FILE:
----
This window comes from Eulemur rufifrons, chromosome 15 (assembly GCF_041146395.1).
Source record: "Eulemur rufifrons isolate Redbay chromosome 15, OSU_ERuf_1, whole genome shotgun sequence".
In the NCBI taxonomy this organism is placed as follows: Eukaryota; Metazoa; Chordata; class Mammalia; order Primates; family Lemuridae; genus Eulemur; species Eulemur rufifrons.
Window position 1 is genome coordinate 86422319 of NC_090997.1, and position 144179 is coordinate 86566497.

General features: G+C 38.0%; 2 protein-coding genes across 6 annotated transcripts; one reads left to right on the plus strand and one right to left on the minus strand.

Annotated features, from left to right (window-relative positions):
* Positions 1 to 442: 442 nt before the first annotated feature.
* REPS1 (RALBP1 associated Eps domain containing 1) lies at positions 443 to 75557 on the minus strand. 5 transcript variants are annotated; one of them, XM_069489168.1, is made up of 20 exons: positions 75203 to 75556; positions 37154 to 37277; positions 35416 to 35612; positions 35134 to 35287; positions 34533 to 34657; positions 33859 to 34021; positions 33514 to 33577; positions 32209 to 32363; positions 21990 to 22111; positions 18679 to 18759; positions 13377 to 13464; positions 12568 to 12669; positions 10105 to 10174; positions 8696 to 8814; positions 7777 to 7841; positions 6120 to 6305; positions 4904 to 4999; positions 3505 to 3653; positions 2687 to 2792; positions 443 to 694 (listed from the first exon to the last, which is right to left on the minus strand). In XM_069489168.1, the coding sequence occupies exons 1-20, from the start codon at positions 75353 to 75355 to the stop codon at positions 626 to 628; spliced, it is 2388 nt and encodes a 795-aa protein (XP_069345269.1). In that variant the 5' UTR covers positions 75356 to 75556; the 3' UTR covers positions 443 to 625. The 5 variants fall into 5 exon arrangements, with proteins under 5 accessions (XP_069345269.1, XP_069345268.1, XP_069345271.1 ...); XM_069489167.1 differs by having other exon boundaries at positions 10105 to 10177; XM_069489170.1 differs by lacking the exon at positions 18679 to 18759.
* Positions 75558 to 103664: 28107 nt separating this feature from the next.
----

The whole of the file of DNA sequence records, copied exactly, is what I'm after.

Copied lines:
This window comes from Eulemur rufifrons, chromosome 15 (assembly GCF_041146395.1).
Source record: "Eulemur rufifrons isolate Redbay chromosome 15, OSU_ERuf_1, whole genome shotgun sequence".
In the NCBI taxonomy this organism is placed as follows: Eukaryota; Metazoa; Chordata; class Mammalia; order Primates; family Lemuridae; genus Eulemur; species Eulemur rufifrons.
Window position 1 is genome coordinate 86422319 of NC_090997.1, and position 144179 is coordinate 86566497.

General features: G+C 38.0%; 2 protein-coding genes across 6 annotated transcripts; one reads left to right on the plus strand and one right to left on the minus strand.

Annotated features, from left to right (window-relative positions):
* Positions 1 to 442: 442 nt before the first annotated feature.
* REPS1 (RALBP1 associated Eps domain containing 1) lies at positions 443 to 75557 on the minus strand. 5 transcript variants are annotated; one of them, XM_069489168.1, is made up of 20 exons: positions 75203 to 75556; positions 37154 to 37277; positions 35416 to 35612; positions 35134 to 35287; positions 34533 to 34657; positions 33859 to 34021; positions 33514 to 33577; positions 32209 to 32363; positions 21990 to 22111; positions 18679 to 18759; positions 13377 to 13464; positions 12568 to 12669; positions 10105 to 10174; positions 8696 to 8814; positions 7777 to 7841; positions 6120 to 6305; positions 4904 to 4999; positions 3505 to 3653; positions 2687 to 2792; positions 443 to 694 (listed from the first exon to the last, which is right to left on the minus strand). In XM_069489168.1, the coding sequence occupies exons 1-20, from the start codon at positions 75353 to 75355 to the stop codon at positions 626 to 628; spliced, it is 2388 nt and encodes a 795-aa protein (XP_069345269.1). In that variant the 5' UTR covers positions 75356 to 75556; the 3' UTR covers positions 443 to 625. The 5 variants fall into 5 exon arrangements, with proteins under 5 accessions (XP_069345269.1, XP_069345268.1, XP_069345271.1 ...); XM_069489167.1 differs by having other exon boundaries at positions 10105 to 10177; XM_069489170.1 differs by lacking the exon at positions 18679 to 18759.
* Positions 75558 to 103664: 28107 nt separating this feature from the next.